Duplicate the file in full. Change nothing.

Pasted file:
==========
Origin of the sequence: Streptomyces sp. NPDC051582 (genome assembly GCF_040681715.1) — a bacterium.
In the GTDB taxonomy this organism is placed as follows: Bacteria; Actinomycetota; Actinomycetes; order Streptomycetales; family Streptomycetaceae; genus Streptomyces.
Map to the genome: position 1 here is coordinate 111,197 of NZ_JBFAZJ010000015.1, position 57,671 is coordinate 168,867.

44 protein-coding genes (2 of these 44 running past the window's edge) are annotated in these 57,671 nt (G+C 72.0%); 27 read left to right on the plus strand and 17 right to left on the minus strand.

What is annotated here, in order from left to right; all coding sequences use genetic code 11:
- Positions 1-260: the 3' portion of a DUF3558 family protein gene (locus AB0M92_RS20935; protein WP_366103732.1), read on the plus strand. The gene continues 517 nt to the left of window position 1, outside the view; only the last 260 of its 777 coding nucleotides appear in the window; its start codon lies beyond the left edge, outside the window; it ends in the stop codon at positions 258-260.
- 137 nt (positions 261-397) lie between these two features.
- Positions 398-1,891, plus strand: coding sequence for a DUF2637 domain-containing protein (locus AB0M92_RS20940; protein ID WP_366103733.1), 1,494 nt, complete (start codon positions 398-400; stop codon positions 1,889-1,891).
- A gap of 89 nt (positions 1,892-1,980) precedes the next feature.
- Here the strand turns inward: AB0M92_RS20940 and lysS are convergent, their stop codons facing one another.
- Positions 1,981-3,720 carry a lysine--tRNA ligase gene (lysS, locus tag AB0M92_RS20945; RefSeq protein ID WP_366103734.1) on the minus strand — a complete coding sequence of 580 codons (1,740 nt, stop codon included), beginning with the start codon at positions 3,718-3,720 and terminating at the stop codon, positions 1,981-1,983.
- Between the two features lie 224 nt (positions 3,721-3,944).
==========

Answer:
Origin of the sequence: Streptomyces sp. NPDC051582 (genome assembly GCF_040681715.1) — a bacterium.
In the GTDB taxonomy this organism is placed as follows: Bacteria; Actinomycetota; Actinomycetes; order Streptomycetales; family Streptomycetaceae; genus Streptomyces.
Map to the genome: position 1 here is coordinate 111,197 of NZ_JBFAZJ010000015.1, position 57,671 is coordinate 168,867.

44 protein-coding genes (2 of these 44 running past the window's edge) are annotated in these 57,671 nt (G+C 72.0%); 27 read left to right on the plus strand and 17 right to left on the minus strand.

What is annotated here, in order from left to right; all coding sequences use genetic code 11:
- Positions 1-260: the 3' portion of a DUF3558 family protein gene (locus AB0M92_RS20935; protein WP_366103732.1), read on the plus strand. The gene continues 517 nt to the left of window position 1, outside the view; only the last 260 of its 777 coding nucleotides appear in the window; its start codon lies beyond the left edge, outside the window; it ends in the stop codon at positions 258-260.
- 137 nt (positions 261-397) lie between these two features.
- Positions 398-1,891, plus strand: coding sequence for a DUF2637 domain-containing protein (locus AB0M92_RS20940; protein ID WP_366103733.1), 1,494 nt, complete (start codon positions 398-400; stop codon positions 1,889-1,891).
- A gap of 89 nt (positions 1,892-1,980) precedes the next feature.
- Here the strand turns inward: AB0M92_RS20940 and lysS are convergent, their stop codons facing one another.
- Positions 1,981-3,720 carry a lysine--tRNA ligase gene (lysS, locus tag AB0M92_RS20945; RefSeq protein ID WP_366103734.1) on the minus strand — a complete coding sequence of 580 codons (1,740 nt, stop codon included), beginning with the start codon at positions 3,718-3,720 and terminating at the stop codon, positions 1,981-1,983.
- Between the two features lie 224 nt (positions 3,721-3,944).